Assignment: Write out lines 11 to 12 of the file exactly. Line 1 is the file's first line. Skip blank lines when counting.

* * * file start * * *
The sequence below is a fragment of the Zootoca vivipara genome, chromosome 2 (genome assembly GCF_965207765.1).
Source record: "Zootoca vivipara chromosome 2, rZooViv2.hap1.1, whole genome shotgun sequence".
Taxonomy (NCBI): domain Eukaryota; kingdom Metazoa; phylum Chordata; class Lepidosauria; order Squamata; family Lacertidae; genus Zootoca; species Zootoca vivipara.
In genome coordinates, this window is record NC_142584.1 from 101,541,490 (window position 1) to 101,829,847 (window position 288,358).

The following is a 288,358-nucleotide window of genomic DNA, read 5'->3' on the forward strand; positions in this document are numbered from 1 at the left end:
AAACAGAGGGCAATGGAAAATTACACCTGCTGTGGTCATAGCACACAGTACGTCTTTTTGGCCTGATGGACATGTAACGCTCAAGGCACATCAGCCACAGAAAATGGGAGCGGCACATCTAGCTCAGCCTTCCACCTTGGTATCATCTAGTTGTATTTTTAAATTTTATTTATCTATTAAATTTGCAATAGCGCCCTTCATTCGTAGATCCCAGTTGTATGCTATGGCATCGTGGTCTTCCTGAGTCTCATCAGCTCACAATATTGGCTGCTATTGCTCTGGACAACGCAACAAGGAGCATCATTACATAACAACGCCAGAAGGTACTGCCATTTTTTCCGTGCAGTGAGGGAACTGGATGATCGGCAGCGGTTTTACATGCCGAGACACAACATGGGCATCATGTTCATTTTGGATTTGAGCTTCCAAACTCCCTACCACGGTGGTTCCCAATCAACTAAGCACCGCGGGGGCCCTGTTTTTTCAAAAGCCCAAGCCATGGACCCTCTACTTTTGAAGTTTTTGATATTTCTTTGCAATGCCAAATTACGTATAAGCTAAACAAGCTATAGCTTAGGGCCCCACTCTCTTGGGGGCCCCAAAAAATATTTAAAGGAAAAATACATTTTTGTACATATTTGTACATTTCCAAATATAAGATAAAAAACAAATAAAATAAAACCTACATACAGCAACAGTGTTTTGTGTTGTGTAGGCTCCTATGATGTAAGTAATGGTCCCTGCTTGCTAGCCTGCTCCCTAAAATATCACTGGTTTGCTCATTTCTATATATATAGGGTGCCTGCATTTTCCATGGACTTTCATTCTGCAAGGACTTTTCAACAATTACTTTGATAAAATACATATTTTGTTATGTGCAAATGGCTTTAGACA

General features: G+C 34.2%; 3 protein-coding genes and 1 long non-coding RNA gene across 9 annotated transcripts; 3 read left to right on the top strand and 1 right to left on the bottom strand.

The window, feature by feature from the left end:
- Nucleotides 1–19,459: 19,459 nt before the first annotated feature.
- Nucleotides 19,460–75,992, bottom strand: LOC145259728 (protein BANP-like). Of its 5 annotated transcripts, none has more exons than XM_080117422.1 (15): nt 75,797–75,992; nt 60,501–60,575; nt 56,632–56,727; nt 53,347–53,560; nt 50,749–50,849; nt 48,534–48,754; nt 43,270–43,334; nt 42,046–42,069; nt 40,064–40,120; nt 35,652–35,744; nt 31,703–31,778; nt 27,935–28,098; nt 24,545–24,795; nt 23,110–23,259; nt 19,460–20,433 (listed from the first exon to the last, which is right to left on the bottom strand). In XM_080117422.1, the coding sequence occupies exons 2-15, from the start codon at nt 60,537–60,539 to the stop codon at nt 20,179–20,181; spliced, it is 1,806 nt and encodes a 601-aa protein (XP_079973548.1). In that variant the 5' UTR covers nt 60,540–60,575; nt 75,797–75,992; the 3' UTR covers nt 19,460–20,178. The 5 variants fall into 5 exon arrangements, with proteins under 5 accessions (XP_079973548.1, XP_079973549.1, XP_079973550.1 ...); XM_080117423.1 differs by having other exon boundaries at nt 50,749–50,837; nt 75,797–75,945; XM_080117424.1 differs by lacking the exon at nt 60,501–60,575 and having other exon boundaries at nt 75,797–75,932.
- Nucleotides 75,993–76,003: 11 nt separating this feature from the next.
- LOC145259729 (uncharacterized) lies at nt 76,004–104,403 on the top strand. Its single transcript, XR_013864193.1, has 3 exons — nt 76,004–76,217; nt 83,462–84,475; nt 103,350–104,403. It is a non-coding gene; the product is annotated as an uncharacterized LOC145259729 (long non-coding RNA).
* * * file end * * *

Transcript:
- Nucleotides 75,993–76,003: 11 nt separating this feature from the next.
- LOC145259729 (uncharacterized) lies at nt 76,004–104,403 on the top strand. Its single transcript, XR_013864193.1, has 3 exons — nt 76,004–76,217; nt 83,462–84,475; nt 103,350–104,403. It is a non-coding gene; the product is annotated as an uncharacterized LOC145259729 (long non-coding RNA).